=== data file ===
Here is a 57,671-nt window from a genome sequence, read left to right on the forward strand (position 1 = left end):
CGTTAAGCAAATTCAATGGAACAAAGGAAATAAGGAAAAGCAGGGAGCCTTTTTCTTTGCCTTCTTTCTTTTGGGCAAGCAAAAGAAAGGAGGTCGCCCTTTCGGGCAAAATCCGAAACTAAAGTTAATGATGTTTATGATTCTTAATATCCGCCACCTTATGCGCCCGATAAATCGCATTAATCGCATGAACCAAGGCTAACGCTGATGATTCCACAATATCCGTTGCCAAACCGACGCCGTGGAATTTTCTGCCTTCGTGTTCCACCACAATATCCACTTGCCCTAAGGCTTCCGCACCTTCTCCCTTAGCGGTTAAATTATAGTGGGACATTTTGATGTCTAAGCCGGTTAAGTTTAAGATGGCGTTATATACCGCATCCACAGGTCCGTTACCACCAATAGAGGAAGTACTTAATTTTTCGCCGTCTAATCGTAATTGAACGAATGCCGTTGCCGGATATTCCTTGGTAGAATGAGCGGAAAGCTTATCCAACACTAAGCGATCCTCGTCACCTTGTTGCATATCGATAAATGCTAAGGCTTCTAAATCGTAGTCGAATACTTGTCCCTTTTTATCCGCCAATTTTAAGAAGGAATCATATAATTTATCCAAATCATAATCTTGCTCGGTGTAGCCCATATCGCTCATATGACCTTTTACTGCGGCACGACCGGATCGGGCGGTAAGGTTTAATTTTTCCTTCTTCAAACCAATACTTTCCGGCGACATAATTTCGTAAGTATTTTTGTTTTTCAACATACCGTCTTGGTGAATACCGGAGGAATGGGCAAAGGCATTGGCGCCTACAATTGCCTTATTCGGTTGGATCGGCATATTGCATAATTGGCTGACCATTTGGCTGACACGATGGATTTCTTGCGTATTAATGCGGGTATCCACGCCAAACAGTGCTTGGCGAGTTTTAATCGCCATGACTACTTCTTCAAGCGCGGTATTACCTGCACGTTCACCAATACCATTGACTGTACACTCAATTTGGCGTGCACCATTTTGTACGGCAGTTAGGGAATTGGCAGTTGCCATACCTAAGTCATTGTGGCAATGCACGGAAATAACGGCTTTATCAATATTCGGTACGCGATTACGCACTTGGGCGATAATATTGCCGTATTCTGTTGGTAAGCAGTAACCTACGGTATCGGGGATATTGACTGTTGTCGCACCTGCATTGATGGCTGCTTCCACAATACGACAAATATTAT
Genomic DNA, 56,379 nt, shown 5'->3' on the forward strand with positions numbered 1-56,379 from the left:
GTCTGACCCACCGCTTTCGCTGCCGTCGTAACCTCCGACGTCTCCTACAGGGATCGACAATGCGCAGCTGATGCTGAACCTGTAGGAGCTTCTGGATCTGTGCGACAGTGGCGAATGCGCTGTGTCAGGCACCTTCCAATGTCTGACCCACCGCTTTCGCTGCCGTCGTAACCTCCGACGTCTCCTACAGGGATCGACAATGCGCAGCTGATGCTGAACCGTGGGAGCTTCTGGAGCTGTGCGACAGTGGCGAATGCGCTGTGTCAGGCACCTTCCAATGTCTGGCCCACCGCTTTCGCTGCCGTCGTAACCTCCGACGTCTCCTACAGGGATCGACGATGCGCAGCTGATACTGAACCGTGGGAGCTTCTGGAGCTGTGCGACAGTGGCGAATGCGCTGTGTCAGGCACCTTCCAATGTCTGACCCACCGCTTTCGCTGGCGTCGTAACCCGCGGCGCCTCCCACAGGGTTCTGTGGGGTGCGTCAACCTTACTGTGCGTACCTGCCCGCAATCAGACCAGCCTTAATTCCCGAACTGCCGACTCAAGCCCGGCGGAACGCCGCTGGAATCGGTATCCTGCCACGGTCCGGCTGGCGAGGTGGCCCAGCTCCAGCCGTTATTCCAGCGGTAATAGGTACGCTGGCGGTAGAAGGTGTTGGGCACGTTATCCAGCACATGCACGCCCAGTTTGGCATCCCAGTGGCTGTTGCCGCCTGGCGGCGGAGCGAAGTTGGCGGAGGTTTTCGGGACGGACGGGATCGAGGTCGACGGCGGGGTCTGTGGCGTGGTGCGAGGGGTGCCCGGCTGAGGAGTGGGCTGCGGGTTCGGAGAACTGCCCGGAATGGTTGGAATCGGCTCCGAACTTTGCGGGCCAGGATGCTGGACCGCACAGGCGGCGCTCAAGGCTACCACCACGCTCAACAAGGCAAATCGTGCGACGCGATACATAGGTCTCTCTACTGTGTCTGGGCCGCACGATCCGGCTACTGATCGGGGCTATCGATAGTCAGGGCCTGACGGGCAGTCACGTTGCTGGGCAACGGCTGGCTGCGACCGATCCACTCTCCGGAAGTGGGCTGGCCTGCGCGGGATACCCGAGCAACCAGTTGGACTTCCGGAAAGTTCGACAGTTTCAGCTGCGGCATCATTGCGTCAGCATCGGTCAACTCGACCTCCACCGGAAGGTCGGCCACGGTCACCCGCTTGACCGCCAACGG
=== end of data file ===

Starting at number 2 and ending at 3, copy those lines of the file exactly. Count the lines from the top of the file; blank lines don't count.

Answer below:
CGTTAAGCAAATTCAATGGAACAAAGGAAATAAGGAAAAGCAGGGAGCCTTTTTCTTTGCCTTCTTTCTTTTGGGCAAGCAAAAGAAAGGAGGTCGCCCTTTCGGGCAAAATCCGAAACTAAAGTTAATGATGTTTATGATTCTTAATATCCGCCACCTTATGCGCCCGATAAATCGCATTAATCGCATGAACCAAGGCTAACGCTGATGATTCCACAATATCCGTTGCCAAACCGACGCCGTGGAATTTTCTGCCTTCGTGTTCCACCACAATATCCACTTGCCCTAAGGCTTCCGCACCTTCTCCCTTAGCGGTTAAATTATAGTGGGACATTTTGATGTCTAAGCCGGTTAAGTTTAAGATGGCGTTATATACCGCATCCACAGGTCCGTTACCACCAATAGAGGAAGTACTTAATTTTTCGCCGTCTAATCGTAATTGAACGAATGCCGTTGCCGGATATTCCTTGGTAGAATGAGCGGAAAGCTTATCCAACACTAAGCGATCCTCGTCACCTTGTTGCATATCGATAAATGCTAAGGCTTCTAAATCGTAGTCGAATACTTGTCCCTTTTTATCCGCCAATTTTAAGAAGGAATCATATAATTTATCCAAATCATAATCTTGCTCGGTGTAGCCCATATCGCTCATATGACCTTTTACTGCGGCACGACCGGATCGGGCGGTAAGGTTTAATTTTTCCTTCTTCAAACCAATACTTTCCGGCGACATAATTTCGTAAGTATTTTTGTTTTTCAACATACCGTCTTGGTGAATACCGGAGGAATGGGCAAAGGCATTGGCGCCTACAATTGCCTTATTCGGTTGGATCGGCATATTGCATAATTGGCTGACCATTTGGCTGACACGATGGATTTCTTGCGTATTAATGCGGGTATCCACGCCAAACAGTGCTTGGCGAGTTTTAATCGCCATGACTACTTCTTCAAGCGCGGTATTACCTGCACGTTCACCAATACCATTGACTGTACACTCAATTTGGCGTGCACCATTTTGTACGGCAGTTAGGGAATTGGCAGTTGCCATACCTAAGTCATTGTGGCAATGCACGGAAATAACGGCTTTATCAATATTCGGTACGCGATTACGCACTTGGGCGATAATATTGCCGTATTCTGTTGGTAAGCAGTAACCTACGGTATCGGGGATATTGACTGTTGTCGCACCTGCATTGATGGCTGCTTCCACAATACGACAAATATTAT
Genomic DNA, 56,379 nt, shown 5'->3' on the forward strand with positions numbered 1-56,379 from the left: